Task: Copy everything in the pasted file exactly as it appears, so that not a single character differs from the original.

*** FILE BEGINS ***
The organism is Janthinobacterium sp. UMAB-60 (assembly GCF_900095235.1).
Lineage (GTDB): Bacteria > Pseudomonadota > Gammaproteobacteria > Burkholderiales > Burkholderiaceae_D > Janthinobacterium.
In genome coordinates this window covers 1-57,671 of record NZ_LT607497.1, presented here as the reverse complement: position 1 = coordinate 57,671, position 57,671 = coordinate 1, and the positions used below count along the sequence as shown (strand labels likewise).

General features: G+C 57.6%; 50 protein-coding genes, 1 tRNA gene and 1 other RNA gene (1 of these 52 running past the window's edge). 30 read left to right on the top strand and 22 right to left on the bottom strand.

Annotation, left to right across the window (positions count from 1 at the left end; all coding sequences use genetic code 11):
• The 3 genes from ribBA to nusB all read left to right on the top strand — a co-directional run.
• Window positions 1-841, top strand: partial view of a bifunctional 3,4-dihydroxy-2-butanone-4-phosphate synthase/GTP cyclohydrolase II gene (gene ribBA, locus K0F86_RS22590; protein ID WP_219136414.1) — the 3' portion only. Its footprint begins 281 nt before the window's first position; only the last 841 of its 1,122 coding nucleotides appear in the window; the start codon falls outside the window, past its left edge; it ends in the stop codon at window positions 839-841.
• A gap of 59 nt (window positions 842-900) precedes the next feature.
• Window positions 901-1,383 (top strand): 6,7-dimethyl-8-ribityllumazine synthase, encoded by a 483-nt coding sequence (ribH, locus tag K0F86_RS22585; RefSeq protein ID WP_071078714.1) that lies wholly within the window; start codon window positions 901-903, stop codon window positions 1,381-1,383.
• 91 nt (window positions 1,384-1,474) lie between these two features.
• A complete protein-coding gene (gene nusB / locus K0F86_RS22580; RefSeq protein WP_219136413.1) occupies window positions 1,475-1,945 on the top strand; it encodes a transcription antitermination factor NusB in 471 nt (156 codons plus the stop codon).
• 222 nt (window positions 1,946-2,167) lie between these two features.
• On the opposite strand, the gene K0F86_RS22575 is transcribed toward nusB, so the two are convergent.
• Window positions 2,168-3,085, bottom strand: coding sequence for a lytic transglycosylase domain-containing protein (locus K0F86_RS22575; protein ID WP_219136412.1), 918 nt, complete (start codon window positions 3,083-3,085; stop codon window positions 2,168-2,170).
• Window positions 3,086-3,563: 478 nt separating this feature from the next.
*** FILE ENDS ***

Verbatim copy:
The organism is Janthinobacterium sp. UMAB-60 (assembly GCF_900095235.1).
Lineage (GTDB): Bacteria > Pseudomonadota > Gammaproteobacteria > Burkholderiales > Burkholderiaceae_D > Janthinobacterium.
In genome coordinates this window covers 1-57,671 of record NZ_LT607497.1, presented here as the reverse complement: position 1 = coordinate 57,671, position 57,671 = coordinate 1, and the positions used below count along the sequence as shown (strand labels likewise).

General features: G+C 57.6%; 50 protein-coding genes, 1 tRNA gene and 1 other RNA gene (1 of these 52 running past the window's edge). 30 read left to right on the top strand and 22 right to left on the bottom strand.

Annotation, left to right across the window (positions count from 1 at the left end; all coding sequences use genetic code 11):
• The 3 genes from ribBA to nusB all read left to right on the top strand — a co-directional run.
• Window positions 1-841, top strand: partial view of a bifunctional 3,4-dihydroxy-2-butanone-4-phosphate synthase/GTP cyclohydrolase II gene (gene ribBA, locus K0F86_RS22590; protein ID WP_219136414.1) — the 3' portion only. Its footprint begins 281 nt before the window's first position; only the last 841 of its 1,122 coding nucleotides appear in the window; the start codon falls outside the window, past its left edge; it ends in the stop codon at window positions 839-841.
• A gap of 59 nt (window positions 842-900) precedes the next feature.
• Window positions 901-1,383 (top strand): 6,7-dimethyl-8-ribityllumazine synthase, encoded by a 483-nt coding sequence (ribH, locus tag K0F86_RS22585; RefSeq protein ID WP_071078714.1) that lies wholly within the window; start codon window positions 901-903, stop codon window positions 1,381-1,383.
• 91 nt (window positions 1,384-1,474) lie between these two features.
• A complete protein-coding gene (gene nusB / locus K0F86_RS22580; RefSeq protein WP_219136413.1) occupies window positions 1,475-1,945 on the top strand; it encodes a transcription antitermination factor NusB in 471 nt (156 codons plus the stop codon).
• 222 nt (window positions 1,946-2,167) lie between these two features.
• On the opposite strand, the gene K0F86_RS22575 is transcribed toward nusB, so the two are convergent.
• Window positions 2,168-3,085, bottom strand: coding sequence for a lytic transglycosylase domain-containing protein (locus K0F86_RS22575; protein ID WP_219136412.1), 918 nt, complete (start codon window positions 3,083-3,085; stop codon window positions 2,168-2,170).
• Window positions 3,086-3,563: 478 nt separating this feature from the next.